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Lions Roar : July 2006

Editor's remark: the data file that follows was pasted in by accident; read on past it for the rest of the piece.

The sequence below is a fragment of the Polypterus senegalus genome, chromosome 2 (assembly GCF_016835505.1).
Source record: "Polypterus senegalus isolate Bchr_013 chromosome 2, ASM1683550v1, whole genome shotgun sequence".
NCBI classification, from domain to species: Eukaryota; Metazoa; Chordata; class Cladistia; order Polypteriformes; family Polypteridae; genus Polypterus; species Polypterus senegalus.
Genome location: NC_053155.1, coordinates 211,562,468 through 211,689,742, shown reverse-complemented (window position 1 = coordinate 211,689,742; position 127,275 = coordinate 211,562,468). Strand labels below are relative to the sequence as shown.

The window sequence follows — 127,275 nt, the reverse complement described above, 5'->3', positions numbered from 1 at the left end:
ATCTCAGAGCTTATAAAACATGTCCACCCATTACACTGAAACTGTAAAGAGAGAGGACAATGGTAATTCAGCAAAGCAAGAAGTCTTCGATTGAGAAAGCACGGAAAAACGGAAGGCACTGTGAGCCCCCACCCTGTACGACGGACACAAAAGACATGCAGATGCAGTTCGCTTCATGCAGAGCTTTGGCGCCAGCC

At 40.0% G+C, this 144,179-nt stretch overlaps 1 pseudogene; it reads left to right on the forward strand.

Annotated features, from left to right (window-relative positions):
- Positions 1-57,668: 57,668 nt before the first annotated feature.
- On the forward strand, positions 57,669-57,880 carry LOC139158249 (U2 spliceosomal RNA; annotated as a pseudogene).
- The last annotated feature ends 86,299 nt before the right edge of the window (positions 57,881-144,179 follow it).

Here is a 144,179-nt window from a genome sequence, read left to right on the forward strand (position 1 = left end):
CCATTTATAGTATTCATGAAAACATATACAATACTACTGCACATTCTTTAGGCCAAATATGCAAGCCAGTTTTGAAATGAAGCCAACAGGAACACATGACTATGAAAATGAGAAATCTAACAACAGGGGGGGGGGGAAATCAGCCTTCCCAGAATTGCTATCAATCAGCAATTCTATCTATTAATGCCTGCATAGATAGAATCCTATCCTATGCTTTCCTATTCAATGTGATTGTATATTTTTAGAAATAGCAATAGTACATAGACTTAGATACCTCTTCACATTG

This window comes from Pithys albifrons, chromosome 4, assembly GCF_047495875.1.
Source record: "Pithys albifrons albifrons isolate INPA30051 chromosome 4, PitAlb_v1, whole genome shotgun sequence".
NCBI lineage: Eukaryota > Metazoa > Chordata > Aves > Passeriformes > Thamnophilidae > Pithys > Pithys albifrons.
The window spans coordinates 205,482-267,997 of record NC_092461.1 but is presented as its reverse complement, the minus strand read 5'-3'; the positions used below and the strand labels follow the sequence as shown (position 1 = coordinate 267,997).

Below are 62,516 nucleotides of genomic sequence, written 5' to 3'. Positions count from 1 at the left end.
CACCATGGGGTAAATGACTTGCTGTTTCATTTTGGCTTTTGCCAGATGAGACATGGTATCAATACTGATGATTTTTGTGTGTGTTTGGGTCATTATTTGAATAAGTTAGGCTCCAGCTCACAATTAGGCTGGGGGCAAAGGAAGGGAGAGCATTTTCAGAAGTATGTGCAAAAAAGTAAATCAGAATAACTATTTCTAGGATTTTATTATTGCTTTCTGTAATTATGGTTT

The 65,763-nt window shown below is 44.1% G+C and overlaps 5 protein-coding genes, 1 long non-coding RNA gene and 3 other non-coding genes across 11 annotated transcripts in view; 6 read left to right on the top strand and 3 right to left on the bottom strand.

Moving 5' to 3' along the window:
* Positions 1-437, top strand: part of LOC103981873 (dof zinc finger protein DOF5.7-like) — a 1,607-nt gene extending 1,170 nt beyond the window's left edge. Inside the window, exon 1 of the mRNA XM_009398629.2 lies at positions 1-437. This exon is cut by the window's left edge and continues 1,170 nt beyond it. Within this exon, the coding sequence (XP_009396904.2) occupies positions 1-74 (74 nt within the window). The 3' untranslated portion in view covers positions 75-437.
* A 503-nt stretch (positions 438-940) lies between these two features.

SHAMBHALA SUN JULY 2006 81 IN GLASS CASES OF ARCHEOLOGICAL MUSEUMS lie old stone tools that quietly testify to the emergence of human con- sciousness as far back as three million years ago. It is possible that we may have been religious even then, but on this point the ancient shards are mute. The oldest physical evidence we have of humankind beginning to think or act in a recognizably religious way—the graves of our Neanderthal cousins—is dateable to a mere 100,000 years ago. So let us allow this date—100,000 years ago—to stand for the beginning of religion on planet Earth, for that will enable me to place in the boldest possible relief the historical curiosity around which this review turns. For over the next 97,000 years, religious evolution pauses. So far as we can tell from studying those cul- tures that afford us our deepest glimpses into the religious past, religion remains pretty much the same sort of thing everywhere, an attempt to influence unseen powers to better survive and prosper in a dicey world. Over these millennia the stories told by countless generations of tribal elders picture life as pervaded by the spirits of once-living ancestors and other invisible forces that could as easily help us as hurt us. Religion was the art of communicating with these powers through sacrifice and other rituals to enlist their aid in the maintenance of good fortune and the prevention of disaster and distress. But suddenly—for that is how it seems in the big picture— about 3,000 years ago, something extraordinary began to happen. It would have been momentous had it happened just once, but the astonishing thing is that it seems to have happened multiple times in widely distant places with little or no cross-fertilization. The result was that within less than a millennium, and across a wide swath of Earth, the nature of religion was irreversibly altered. It is not that the old religious mentality disappeared; in fact, it is still widespread today. Rather, a new mode of relationship to the sacred made its world-historical appearance in the most sensi- tive minds of the times, and it carved out a permanent niche in the collective human psyche. Impressing the German philosopher and historian Karl Jaspers as nothing less than a mutation of human consciousness that initiated a new phase in cultural evolution, he dubbed these years, roughly 900–200 bce, the Axial Age. 1 The seeds of this age were sown as many as seven millennia earlier with the discovery of agriculture. This innovation, in leading to larger populations, slowly eroded the old tribal ways and led inexorably to more individualized modes of conscious- ness. Now, after a long gestation, they were ready to bloom in places as different and distant from one another as China, India, ancient Israel, and Greece. In India during this period, Hindu rishis (seers) formulated the revolutionary ideas of the Upanishads, disclosing spiritual vistas unknown to the sacrificial cultists of the earlier Vedas. The Buddha set his wheel of dharma rolling across the earth to un- shackle human beings from craving, aversion, and the false self. THE GREAT TRANSFORMATION The Beginning of Our Religious Traditions By Karen Armstrong Knopf, 2006; 496 pp.; $30 (cloth) REVIEWED BY PHILIP NOVAK One for the Sages REVIEWS The Tree of Paradise, by Seraphine de Senlis, circa 1929. ©ESTATEOFSERAPHINEDESENLIS/SODRAC(2006)/CNAC/MNAM/DIST.RÉUNIONDESMUSÉESNATIONAUX/ARTRESOURCE,NY 1. Karl Jaspers, The Origin and Goal of History (New Haven: Yale University Press, 1953),1-21.